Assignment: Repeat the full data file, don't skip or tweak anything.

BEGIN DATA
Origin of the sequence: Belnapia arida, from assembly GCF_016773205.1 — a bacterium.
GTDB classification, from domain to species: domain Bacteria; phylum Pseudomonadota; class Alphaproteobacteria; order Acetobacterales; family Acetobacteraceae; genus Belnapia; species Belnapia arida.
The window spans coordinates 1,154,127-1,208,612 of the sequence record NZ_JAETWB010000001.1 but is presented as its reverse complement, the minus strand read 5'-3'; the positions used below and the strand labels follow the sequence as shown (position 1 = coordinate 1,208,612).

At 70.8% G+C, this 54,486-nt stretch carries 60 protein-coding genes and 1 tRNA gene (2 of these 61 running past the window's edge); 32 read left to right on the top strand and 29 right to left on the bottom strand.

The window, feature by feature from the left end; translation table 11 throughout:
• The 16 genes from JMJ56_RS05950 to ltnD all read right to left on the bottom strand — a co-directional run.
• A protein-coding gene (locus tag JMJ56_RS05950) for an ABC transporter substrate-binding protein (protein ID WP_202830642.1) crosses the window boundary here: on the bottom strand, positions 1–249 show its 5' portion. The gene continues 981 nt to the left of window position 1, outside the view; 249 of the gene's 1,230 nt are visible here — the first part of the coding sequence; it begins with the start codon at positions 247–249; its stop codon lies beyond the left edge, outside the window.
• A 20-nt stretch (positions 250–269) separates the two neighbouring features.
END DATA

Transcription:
Origin of the sequence: Belnapia arida, from assembly GCF_016773205.1 — a bacterium.
GTDB classification, from domain to species: domain Bacteria; phylum Pseudomonadota; class Alphaproteobacteria; order Acetobacterales; family Acetobacteraceae; genus Belnapia; species Belnapia arida.
The window spans coordinates 1,154,127-1,208,612 of the sequence record NZ_JAETWB010000001.1 but is presented as its reverse complement, the minus strand read 5'-3'; the positions used below and the strand labels follow the sequence as shown (position 1 = coordinate 1,208,612).

At 70.8% G+C, this 54,486-nt stretch carries 60 protein-coding genes and 1 tRNA gene (2 of these 61 running past the window's edge); 32 read left to right on the top strand and 29 right to left on the bottom strand.

The window, feature by feature from the left end; translation table 11 throughout:
• The 16 genes from JMJ56_RS05950 to ltnD all read right to left on the bottom strand — a co-directional run.
• A protein-coding gene (locus tag JMJ56_RS05950) for an ABC transporter substrate-binding protein (protein ID WP_202830642.1) crosses the window boundary here: on the bottom strand, positions 1–249 show its 5' portion. The gene continues 981 nt to the left of window position 1, outside the view; 249 of the gene's 1,230 nt are visible here — the first part of the coding sequence; it begins with the start codon at positions 247–249; its stop codon lies beyond the left edge, outside the window.
• A 20-nt stretch (positions 250–269) separates the two neighbouring features.